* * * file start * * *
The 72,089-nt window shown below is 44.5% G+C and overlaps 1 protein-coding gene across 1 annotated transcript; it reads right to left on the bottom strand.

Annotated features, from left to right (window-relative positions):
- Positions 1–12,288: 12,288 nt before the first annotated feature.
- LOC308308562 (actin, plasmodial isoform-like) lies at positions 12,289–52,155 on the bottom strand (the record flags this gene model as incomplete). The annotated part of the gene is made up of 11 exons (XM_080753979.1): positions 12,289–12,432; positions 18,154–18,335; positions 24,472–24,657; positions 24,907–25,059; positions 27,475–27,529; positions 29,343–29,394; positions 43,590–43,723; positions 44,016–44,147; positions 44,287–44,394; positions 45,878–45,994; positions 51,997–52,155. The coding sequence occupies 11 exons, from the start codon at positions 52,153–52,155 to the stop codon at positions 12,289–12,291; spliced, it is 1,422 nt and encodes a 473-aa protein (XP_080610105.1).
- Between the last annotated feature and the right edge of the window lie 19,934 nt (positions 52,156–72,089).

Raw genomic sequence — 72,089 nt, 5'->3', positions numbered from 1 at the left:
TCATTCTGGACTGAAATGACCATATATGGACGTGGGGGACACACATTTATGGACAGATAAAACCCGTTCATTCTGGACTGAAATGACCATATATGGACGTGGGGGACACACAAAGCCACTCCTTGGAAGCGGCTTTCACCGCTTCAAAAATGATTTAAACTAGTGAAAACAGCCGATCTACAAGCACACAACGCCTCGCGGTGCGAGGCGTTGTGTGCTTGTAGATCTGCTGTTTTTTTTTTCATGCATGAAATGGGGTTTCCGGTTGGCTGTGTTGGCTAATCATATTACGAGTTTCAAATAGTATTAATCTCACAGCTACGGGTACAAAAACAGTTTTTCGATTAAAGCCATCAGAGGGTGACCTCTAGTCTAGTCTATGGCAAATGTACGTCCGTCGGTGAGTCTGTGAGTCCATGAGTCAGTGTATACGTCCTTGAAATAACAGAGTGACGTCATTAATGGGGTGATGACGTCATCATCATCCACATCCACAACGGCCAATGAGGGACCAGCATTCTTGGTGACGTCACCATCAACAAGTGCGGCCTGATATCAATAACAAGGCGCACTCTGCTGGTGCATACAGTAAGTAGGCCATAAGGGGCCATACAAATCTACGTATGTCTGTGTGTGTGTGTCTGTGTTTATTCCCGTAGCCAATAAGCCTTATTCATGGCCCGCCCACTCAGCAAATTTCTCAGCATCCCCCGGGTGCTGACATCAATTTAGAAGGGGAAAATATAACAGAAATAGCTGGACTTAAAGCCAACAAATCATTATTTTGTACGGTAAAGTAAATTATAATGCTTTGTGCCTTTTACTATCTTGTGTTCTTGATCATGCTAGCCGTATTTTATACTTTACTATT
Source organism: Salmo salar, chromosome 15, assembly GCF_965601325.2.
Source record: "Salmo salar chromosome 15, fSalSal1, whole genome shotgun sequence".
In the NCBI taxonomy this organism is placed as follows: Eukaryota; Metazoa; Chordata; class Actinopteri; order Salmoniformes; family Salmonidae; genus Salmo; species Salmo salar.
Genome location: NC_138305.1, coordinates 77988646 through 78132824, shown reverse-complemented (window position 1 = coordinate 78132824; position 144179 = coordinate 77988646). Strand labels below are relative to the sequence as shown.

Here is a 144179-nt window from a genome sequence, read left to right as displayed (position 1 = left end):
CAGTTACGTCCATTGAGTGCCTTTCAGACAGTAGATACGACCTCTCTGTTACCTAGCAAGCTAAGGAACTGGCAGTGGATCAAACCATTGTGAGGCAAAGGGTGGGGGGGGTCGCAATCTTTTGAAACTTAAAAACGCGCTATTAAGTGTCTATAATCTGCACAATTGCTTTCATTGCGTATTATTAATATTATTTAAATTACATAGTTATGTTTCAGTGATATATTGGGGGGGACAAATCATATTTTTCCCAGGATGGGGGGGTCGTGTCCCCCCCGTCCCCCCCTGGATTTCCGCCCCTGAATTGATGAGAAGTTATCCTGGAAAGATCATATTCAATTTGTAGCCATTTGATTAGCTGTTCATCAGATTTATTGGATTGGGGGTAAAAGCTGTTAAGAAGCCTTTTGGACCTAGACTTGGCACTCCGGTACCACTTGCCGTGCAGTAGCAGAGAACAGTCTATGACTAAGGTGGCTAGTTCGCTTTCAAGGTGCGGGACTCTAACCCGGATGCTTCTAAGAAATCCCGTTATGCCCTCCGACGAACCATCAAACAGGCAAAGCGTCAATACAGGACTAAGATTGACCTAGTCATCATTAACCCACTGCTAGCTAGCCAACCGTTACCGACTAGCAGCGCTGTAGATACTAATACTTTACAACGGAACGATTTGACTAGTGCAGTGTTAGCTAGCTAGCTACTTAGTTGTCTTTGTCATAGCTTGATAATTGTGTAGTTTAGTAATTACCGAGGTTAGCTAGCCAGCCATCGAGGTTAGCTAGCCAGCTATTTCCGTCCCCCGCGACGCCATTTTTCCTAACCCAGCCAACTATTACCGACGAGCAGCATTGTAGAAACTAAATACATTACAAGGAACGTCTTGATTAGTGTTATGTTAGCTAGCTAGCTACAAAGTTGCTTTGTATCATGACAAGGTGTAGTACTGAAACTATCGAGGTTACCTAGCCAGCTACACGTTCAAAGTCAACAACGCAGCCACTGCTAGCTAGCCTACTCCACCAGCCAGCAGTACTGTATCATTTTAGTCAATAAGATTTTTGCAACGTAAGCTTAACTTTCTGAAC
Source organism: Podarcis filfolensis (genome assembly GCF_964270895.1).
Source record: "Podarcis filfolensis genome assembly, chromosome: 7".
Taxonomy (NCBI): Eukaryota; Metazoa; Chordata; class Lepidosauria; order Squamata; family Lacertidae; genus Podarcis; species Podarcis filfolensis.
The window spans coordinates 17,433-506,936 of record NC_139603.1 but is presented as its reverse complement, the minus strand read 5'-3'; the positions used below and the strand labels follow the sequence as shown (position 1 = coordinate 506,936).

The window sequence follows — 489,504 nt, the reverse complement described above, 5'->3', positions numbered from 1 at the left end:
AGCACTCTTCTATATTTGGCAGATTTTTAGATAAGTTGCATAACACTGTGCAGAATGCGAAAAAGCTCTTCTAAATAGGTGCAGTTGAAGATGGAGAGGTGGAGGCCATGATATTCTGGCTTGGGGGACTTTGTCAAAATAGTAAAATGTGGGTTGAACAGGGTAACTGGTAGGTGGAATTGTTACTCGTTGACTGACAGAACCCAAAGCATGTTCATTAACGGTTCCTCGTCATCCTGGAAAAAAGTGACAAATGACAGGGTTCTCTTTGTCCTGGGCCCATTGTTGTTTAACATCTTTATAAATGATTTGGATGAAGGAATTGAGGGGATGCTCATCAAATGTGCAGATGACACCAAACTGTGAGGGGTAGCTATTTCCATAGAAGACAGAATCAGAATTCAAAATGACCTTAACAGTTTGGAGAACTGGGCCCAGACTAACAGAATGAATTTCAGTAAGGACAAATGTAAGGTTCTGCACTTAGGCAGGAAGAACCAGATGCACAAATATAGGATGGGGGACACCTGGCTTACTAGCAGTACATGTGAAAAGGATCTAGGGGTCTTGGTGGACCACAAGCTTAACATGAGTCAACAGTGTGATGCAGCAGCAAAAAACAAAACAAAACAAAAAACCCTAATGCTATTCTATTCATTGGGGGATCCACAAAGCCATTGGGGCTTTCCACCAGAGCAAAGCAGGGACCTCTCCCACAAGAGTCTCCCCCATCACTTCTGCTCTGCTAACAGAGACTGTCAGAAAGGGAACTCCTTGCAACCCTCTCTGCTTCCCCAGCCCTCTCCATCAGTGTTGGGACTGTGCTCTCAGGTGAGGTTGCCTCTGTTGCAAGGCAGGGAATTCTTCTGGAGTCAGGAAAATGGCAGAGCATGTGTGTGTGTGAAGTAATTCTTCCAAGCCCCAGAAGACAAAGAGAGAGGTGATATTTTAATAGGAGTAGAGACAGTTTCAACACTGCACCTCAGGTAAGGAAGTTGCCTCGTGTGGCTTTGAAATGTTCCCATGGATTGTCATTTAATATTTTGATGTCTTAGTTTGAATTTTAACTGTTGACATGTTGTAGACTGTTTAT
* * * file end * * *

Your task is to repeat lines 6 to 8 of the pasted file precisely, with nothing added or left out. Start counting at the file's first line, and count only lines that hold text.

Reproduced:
Raw genomic sequence — 72,089 nt, 5'->3', positions numbered from 1 at the left:
TCATTCTGGACTGAAATGACCATATATGGACGTGGGGGACACACATTTATGGACAGATAAAACCCGTTCATTCTGGACTGAAATGACCATATATGGACGTGGGGGACACACAAAGCCACTCCTTGGAAGCGGCTTTCACCGCTTCAAAAATGATTTAAACTAGTGAAAACAGCCGATCTACAAGCACACAACGCCTCGCGGTGCGAGGCGTTGTGTGCTTGTAGATCTGCTGTTTTTTTTTTCATGCATGAAATGGGGTTTCCGGTTGGCTGTGTTGGCTAATCATATTACGAGTTTCAAATAGTATTAATCTCACAGCTACGGGTACAAAAACAGTTTTTCGATTAAAGCCATCAGAGGGTGACCTCTAGTCTAGTCTATGGCAAATGTACGTCCGTCGGTGAGTCTGTGAGTCCATGAGTCAGTGTATACGTCCTTGAAATAACAGAGTGACGTCATTAATGGGGTGATGACGTCATCATCATCCACATCCACAACGGCCAATGAGGGACCAGCATTCTTGGTGACGTCACCATCAACAAGTGCGGCCTGATATCAATAACAAGGCGCACTCTGCTGGTGCATACAGTAAGTAGGCCATAAGGGGCCATACAAATCTACGTATGTCTGTGTGTGTGTGTCTGTGTTTATTCCCGTAGCCAATAAGCCTTATTCATGGCCCGCCCACTCAGCAAATTTCTCAGCATCCCCCGGGTGCTGACATCAATTTAGAAGGGGAAAATATAACAGAAATAGCTGGACTTAAAGCCAACAAATCATTATTTTGTACGGTAAAGTAAATTATAATGCTTTGTGCCTTTTACTATCTTGTGTTCTTGATCATGCTAGCCGTATTTTATACTTTACTATT
Source organism: Salmo salar, chromosome 15, assembly GCF_965601325.2.